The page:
Wild Flower Families
Indian Pipe Family
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Wild Flower Families
( Originally Published 1908 )
The Buttercup is a typical example of the great Crowfoot family, which includes a considerable number of our most familiar wild flowers. A large proportion of these are annuals, although some are perennials. They nearly all have acrid juices in the stems and leaves. Both sepals and petals are usually present, the former often being petal-like. A large proportion of the flowers of early spring belong to this family, the Latin name being derived from that of the genus Ranunculus, to which the Buttercups belong.
HEPATICA. The Hepatica or Liver-leaf may fairly claim to be the first of the spring wild flowers. The Swamp Cabbage is not commonly recognized as a flower, and the Bloodroot is too local in its distribution to be universally known, while the Trailing Arbutus is more limited in its geographic range than the Hepatica. Consequently it seems safe to say that for most people the Hepatica is the first wild flower of the season. And it is a very fitting leader for the light-footed procession that is to follow through the golden days of spring. All winter the buds have waited, with seeming impatience, the word to start, and as soon as the snow upon the southern slopes begins to disappear these buds creep upward, the three large bracts that cover the blossom open slightly and the tender flowers unclose, revealing the stamens and pistils within.
Quite often these earliest blossoms have to endure an April snowstorm, a peril that they bravely withstand. Even fire does not subdue them, for they are among the few flowers which appear in spring in woods that have been burned over. One may sometimes see railroad embankments on which the singed and blackened turf is lighted up in early spring with clusters cf these blossoms. In such cases one can but wonder how the buds have managed to escape destruction, when even the last year's leaves have been seared by fire. It is true, however, that these last year's leaves have served their purpose, so that their destruction matters little to the plant. The new leaves, snugly folded and densely covered with whitish hairs, just beginning to push up, look like flower buds as they are massed together at the bases of the blossom stems. This velvety covering is an excellent protection in preventing the drying out of the young leaves in winter, and it is evident that it admirably serves this purpose.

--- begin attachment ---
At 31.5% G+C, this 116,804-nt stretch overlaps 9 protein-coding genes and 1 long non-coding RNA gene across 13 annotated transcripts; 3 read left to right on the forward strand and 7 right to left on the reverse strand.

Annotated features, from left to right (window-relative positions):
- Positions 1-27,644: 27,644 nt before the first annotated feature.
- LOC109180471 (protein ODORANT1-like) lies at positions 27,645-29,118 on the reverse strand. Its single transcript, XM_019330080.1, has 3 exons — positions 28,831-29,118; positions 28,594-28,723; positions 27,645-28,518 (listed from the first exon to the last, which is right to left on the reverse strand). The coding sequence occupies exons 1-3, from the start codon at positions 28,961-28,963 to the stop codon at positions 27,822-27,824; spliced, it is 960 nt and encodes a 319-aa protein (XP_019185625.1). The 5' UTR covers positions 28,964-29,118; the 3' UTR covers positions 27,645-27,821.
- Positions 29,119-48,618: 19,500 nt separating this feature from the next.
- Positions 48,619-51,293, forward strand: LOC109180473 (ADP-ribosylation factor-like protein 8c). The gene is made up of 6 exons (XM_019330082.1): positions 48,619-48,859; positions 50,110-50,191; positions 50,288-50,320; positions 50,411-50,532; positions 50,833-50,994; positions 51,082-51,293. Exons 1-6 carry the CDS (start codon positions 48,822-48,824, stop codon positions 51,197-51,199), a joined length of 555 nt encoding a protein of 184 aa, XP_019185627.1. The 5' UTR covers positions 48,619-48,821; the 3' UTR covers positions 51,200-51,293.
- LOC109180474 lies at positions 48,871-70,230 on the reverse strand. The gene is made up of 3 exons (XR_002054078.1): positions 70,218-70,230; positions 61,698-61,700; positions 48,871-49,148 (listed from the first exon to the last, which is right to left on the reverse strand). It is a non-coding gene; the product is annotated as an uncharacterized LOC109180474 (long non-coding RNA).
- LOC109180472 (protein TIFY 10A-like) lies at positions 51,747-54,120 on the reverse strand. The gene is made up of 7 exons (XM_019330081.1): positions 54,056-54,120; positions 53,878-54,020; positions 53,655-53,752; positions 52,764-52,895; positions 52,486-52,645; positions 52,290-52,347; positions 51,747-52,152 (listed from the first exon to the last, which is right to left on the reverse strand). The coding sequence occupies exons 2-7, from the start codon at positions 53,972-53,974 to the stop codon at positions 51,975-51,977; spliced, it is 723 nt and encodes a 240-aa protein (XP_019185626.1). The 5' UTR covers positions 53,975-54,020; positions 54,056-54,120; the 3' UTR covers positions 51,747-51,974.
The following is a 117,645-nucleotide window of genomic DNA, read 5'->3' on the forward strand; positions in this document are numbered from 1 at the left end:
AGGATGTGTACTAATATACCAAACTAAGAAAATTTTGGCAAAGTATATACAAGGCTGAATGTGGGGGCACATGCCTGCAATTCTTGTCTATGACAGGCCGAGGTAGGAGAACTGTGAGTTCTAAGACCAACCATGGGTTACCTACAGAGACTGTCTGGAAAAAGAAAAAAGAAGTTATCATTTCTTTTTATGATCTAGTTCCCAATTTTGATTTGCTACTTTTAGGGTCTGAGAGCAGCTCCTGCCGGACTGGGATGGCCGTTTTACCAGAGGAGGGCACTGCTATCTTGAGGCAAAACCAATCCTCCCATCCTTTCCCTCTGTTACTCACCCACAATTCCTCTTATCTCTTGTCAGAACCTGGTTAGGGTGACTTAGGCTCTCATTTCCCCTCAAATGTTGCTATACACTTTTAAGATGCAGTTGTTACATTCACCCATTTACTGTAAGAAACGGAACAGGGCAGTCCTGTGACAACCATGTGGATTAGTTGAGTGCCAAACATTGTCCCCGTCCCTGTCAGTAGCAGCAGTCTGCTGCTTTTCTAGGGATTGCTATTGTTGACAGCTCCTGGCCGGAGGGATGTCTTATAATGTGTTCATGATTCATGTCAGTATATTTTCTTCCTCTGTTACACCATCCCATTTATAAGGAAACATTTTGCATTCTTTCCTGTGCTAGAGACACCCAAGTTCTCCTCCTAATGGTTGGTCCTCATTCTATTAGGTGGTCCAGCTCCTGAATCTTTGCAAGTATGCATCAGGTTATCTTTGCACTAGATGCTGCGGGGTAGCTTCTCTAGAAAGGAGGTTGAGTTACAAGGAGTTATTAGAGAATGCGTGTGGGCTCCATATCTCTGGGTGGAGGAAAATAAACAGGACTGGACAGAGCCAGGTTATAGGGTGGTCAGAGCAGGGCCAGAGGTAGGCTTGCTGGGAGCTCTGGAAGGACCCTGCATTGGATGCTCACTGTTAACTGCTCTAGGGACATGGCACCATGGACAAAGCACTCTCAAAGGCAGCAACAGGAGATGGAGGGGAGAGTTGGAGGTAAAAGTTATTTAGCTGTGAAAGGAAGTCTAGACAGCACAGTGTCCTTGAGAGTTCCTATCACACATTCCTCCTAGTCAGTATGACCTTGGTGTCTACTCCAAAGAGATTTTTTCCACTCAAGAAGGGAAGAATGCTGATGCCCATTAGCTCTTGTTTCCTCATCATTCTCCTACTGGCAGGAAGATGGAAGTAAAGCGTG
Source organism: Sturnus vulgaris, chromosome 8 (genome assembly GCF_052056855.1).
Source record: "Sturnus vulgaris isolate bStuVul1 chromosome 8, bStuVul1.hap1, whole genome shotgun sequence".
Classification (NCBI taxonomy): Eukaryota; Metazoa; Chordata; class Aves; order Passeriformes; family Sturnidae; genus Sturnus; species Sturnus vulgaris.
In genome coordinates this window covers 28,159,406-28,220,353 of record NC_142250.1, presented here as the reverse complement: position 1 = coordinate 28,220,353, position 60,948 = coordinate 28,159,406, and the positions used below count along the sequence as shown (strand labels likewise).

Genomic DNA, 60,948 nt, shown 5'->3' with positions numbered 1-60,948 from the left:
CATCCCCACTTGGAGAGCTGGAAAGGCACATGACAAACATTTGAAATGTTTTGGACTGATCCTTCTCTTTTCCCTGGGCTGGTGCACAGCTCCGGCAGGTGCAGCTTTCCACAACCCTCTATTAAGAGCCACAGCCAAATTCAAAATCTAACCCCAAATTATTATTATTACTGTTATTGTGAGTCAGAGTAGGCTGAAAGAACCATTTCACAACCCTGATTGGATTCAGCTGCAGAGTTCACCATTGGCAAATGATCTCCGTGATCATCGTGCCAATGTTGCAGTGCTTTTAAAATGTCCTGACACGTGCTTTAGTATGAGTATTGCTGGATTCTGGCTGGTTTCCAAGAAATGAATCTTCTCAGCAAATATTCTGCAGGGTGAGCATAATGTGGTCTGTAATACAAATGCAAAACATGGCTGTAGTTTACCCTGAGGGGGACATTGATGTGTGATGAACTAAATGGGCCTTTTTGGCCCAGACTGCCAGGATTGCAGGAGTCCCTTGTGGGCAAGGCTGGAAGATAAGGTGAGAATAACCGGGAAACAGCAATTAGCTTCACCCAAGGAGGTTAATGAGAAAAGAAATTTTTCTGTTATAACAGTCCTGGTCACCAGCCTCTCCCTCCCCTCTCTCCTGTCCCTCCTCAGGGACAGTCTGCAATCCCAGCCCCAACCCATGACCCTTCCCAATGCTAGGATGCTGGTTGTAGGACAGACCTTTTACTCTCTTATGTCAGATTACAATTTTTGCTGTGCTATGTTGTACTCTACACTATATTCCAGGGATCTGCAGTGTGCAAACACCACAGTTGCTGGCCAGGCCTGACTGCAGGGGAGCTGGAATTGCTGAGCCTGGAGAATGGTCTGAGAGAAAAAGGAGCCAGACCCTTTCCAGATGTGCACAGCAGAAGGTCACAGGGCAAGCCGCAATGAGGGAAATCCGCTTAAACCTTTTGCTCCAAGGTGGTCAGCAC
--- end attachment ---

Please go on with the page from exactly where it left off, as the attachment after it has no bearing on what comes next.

As if to show that the procession which it leads is not to be monotonous in its color tones, the Hepatica reveals a charming variation of tints. Many of the blossoms are pure white; others have a pinkish lilac hue; and others, especially those exposed to direct sunshine, exhibit lovely tones of lavender and mauve.
The habitat of the Liverwort seems largely determined by the supply of water. One may frequently find it by the low margins of streams or on the banks of ponds, as well as on hillsides where springs yield sufficient moisture. In damp, open woods the plant is often abundant. Yet it is by no means always to be found in the situations that seem favorable to its growth.
The blossoms of the Liver-leaf yield pollen in abundance and apparently they also have a little nectar for the bees and flies that visit them. They are adapted to a wide range of such visitors : in Illinois eleven species of bees and seven species of flies were seen alighting upon the blossoms of the Sharp-lobed Liver-leaf. Cross-pollination is brought about by these insects, but if none of them happen to go to the flower self-pollination takes place.
Two American species of Hepatica are now recognized by leading botanists : the one in which the lobes of the leaves are rounded is called the Round-lobed Liver-leaf; the one in which the lobes of the leaves are pointed is called the Sharp-lobed Liver-leaf. In both of these species the sepals look like petals, none of the latter being present. One might very easily mistake the three sessile leaves or bracts, which are borne on the stalk below the flowers, for the sepals.